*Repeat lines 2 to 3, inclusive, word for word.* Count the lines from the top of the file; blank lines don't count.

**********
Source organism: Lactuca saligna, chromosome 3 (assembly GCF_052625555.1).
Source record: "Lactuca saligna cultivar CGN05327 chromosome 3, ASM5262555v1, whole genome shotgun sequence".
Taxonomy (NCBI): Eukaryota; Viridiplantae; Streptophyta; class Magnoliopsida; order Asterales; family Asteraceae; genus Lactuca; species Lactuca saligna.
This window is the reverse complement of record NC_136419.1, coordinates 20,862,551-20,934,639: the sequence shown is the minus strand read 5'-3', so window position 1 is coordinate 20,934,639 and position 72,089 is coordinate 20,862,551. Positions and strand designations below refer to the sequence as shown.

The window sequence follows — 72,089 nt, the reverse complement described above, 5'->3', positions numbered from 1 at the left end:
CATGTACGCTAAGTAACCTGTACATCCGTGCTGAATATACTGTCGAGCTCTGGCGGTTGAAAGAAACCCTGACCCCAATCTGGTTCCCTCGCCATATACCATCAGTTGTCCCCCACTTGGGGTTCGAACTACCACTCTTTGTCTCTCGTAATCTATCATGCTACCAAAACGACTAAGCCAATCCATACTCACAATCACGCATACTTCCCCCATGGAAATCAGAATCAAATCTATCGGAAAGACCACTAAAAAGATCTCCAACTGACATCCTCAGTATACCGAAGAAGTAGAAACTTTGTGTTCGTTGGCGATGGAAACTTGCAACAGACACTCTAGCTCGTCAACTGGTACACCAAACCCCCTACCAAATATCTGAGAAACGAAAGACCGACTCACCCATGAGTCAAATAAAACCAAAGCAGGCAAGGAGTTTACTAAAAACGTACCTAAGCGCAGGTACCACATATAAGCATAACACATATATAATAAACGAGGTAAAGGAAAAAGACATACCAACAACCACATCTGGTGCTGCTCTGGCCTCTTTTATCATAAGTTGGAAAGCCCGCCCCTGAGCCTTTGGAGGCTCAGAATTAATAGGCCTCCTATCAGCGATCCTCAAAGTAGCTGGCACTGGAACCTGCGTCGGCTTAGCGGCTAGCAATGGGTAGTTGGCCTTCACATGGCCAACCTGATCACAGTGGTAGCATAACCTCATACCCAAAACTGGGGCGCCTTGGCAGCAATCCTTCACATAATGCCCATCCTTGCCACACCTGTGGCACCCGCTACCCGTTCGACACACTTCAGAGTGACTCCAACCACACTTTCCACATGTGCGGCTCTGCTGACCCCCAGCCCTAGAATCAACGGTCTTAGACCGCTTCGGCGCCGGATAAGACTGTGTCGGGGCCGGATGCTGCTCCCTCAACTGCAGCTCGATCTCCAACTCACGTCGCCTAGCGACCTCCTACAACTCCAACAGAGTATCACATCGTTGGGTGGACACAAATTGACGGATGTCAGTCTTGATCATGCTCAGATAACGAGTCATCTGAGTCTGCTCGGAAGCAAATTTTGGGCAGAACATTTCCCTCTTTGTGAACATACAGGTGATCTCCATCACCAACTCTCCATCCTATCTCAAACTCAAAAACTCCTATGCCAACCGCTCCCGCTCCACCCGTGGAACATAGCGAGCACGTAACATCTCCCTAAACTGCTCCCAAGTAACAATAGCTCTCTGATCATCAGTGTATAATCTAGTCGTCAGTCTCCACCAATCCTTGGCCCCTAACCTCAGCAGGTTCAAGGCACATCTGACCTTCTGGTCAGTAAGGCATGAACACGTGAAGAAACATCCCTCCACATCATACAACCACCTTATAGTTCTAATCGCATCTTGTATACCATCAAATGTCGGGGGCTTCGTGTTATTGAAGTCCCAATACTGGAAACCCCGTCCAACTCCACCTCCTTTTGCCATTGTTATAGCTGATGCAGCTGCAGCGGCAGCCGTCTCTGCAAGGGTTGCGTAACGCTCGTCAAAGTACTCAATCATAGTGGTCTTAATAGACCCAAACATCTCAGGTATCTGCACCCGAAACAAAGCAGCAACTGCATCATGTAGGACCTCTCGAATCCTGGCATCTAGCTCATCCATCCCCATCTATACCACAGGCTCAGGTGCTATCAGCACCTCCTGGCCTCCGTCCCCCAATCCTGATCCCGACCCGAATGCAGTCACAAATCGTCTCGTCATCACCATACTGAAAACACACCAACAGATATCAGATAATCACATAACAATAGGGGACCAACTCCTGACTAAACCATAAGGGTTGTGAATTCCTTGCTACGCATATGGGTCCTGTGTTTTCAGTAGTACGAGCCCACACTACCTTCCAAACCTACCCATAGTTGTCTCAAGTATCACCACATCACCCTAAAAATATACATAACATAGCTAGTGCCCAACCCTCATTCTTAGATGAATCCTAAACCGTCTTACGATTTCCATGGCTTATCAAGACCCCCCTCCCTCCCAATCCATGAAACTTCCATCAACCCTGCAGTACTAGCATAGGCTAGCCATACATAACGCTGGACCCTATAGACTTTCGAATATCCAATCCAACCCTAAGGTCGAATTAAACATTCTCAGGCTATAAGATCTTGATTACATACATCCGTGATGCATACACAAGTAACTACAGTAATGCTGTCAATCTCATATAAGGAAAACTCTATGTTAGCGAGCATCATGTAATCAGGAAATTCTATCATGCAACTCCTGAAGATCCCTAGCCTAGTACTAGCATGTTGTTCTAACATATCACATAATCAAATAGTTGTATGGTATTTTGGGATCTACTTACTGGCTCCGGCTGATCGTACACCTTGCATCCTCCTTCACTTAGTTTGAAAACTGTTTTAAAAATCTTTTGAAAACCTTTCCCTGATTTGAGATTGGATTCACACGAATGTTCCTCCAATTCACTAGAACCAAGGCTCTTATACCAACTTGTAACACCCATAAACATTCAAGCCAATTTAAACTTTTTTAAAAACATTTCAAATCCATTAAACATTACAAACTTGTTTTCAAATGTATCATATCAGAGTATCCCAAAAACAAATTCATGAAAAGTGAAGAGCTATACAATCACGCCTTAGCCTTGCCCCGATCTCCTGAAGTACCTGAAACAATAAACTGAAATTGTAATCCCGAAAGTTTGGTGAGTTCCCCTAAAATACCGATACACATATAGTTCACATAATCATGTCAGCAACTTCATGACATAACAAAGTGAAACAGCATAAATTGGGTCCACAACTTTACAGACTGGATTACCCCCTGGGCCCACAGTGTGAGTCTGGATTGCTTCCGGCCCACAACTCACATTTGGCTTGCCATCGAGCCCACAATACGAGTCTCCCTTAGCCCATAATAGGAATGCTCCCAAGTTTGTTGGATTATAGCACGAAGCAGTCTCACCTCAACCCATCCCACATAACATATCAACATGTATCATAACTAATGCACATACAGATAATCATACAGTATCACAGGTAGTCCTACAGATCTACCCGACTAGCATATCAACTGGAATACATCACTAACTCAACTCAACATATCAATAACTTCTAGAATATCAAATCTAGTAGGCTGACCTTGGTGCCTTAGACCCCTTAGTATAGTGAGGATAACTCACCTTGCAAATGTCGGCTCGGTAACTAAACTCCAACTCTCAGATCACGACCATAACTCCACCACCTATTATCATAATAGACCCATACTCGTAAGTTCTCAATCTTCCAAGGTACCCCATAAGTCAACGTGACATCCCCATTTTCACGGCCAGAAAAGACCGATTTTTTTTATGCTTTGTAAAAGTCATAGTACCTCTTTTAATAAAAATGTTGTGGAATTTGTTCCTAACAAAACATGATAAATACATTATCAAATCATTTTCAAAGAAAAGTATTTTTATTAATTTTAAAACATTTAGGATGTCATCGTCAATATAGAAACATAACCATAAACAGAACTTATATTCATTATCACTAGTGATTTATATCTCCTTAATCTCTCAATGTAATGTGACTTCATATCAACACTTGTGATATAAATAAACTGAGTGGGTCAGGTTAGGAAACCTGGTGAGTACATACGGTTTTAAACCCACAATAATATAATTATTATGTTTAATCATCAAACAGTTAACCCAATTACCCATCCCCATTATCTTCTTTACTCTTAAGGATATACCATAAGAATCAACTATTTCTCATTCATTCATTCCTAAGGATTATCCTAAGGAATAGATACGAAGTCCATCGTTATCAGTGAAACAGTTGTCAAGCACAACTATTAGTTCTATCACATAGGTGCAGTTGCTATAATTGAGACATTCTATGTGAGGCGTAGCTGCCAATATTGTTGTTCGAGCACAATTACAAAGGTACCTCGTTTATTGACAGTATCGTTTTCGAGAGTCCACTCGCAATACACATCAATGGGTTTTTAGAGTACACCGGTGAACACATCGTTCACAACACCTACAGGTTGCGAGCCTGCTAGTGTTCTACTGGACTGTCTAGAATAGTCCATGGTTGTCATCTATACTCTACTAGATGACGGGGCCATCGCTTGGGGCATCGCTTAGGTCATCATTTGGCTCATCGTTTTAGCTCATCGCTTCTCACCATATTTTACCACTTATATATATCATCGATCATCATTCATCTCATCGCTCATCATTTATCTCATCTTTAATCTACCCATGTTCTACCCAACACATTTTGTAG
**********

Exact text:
Source record: "Lactuca saligna cultivar CGN05327 chromosome 3, ASM5262555v1, whole genome shotgun sequence".
Taxonomy (NCBI): Eukaryota; Viridiplantae; Streptophyta; class Magnoliopsida; order Asterales; family Asteraceae; genus Lactuca; species Lactuca saligna.